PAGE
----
The benefit of ECC is that there is a parity bit that checks the integrity of the data that is present in the RAM. We have cosmic radiation and bit flips do occur, also the memory can turn out to be faulty. It has been debated whether we really "need" this on a desktop. The finer litography of the hardware is likely to make it more sensitive to such failures and bit flips than before so it makes more sense to use ECC today than in the past.  If you are unlucky, you computer will crash because of that. Some files may get corrupted in the process. It may not happen very often but it does happen occasionally, hopefully, the bit flips happen in an address space that currently is not in use. If you run a server on the other hand then you are likely to run into freezes and crashes eventually (it may depend on how long uptimes were talking about). Using ECC RAM will prevent those crashes and add extra protection. In fact, Microsoft recommends ECC RAM even on desktop computers.

ZFS does offer protection against data corruption but if you are unlucky, some data corruption may go by undetected when written from RAM. ZFS (or any other filesystem) will write the damaged data to disk and be unable to automatically detect the corruption. This is why using ECC RAM with ZFS is "strongly recommended" in the best practices.

A search there on ZFS will give more articles. The latest official version of ZFS is 28 and is probably implemented in both Linux, and FreeBSD by now. Later versions have been released since Oracle killed the OpenSolaris project and can be found with the commercial closed-source Solaris platform that is supplied by Oracle. Things have happened since Oracle pulled the plug on OSOL project and leading developers behind the ZFS project such as Jeff Bonwick left Sun (after the acquisition by Oracle) and joined up with the Illumos team instead. So you cannot determine the stability of ZFS and ZPOOL merely by looking into the version number unfortunately and I wouldn't expect the FreeBSD implementation to be as stable as the Solaris implementation. It just takes time for the implementation to mature and the bugs to be weeded out and it just happens to have been around for Solaris/OpenSolaris/Illumos for much longer than the other platforms and the Solaris/Illumos version also happens to get first dibs on the features. Among the Illumos people there is an ambition to drop the version numbering altogether and instead talk about available features.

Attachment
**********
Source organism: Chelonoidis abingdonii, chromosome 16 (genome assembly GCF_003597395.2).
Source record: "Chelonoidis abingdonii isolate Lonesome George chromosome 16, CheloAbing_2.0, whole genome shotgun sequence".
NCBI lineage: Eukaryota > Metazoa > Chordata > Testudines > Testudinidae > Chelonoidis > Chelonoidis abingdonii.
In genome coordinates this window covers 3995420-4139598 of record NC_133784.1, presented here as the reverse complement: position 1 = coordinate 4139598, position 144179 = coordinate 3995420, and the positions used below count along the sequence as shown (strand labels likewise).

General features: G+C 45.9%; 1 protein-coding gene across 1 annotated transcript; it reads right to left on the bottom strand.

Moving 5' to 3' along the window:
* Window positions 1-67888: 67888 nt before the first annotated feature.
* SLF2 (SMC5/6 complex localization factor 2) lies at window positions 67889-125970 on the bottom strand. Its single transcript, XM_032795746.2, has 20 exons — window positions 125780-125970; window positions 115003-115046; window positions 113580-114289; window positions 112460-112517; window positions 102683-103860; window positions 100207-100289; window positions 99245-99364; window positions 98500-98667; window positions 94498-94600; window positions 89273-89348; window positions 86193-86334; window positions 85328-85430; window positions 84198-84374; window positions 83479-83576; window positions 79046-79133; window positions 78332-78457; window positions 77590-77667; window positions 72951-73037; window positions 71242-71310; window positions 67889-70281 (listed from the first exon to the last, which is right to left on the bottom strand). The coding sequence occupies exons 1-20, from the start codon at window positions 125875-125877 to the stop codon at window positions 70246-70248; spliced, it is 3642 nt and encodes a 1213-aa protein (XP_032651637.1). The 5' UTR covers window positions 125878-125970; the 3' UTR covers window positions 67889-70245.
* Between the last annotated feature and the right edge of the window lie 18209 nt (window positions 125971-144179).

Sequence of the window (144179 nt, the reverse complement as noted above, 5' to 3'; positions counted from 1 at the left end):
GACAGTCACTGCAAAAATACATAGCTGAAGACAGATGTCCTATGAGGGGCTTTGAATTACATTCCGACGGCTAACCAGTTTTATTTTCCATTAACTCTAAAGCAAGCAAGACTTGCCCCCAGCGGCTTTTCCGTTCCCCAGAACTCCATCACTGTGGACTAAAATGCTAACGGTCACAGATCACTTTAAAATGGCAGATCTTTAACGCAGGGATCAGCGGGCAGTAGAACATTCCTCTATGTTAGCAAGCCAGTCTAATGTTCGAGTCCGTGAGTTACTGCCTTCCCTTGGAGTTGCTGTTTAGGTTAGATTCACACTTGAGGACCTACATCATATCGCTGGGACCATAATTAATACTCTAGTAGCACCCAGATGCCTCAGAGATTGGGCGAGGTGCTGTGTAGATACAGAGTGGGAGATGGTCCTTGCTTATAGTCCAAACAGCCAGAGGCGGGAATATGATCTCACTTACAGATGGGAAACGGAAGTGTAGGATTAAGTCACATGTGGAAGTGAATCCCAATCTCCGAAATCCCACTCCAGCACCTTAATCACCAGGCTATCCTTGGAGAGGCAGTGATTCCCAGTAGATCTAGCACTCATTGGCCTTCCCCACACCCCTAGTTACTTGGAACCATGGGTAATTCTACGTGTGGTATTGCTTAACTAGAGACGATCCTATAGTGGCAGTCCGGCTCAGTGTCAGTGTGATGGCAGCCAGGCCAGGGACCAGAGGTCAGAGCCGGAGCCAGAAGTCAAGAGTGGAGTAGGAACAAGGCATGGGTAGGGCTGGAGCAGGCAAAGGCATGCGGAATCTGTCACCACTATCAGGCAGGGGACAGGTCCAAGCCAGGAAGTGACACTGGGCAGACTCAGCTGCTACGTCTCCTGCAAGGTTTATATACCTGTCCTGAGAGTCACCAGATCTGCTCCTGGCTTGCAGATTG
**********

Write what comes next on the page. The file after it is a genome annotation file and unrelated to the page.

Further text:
One of the two ZFS implementations on Linux has reached version 28, the other is at version 23 and seems to be abandoned or stagnant (last release was May 2011).  I'm not quite sure what the status of ZFS on FreeBSD is.  From this table on Wikipedia, ZFS is at version 28.  However the table notes that there is no CIFS or iSCSI support, which I'll try to independently confirm.  And, as you say, the fact that ZFS (and Solaris as a whole) has essentially been forked, with the re-consolidation of Solaris as closed-source, just adds to the confusion.  It's possible any given build of Illumos' version 28 of ZFS could have features or bug fixes no present in Oracle's version 33.
I don't know much about FreeBSD but in Solaris/Illumos the CIFS is implemented in the kernel space, in platforms such as Linux and BSD it is provided by the Samba framework in the userspace. If you want iSCSI then you have full support for it in Illumos based operating systems.

Also keep in mind that later version storage pools are not readable on systems with lower versions of zfs/zpool. zpool 28 is implemented in FreeBSD 9.0 and onwards. To my knowledge the ZFSonLinux project also has implemented zpool version 28.

It should be noted that people also have had problems with migrating a ZFS pool from one platform to another even though the version numbers matched.
The recommendation to use SAS hard drives is not so much about the quality of the hard drives themselves as it is about the SAS protocol. The SAS protocol simply handles SCSI transport commands in a better and more reliable manner than do SATA. I believe any decent SAS drive would do. As for HBAs I wrote a list with LSI based hardware a while ago here: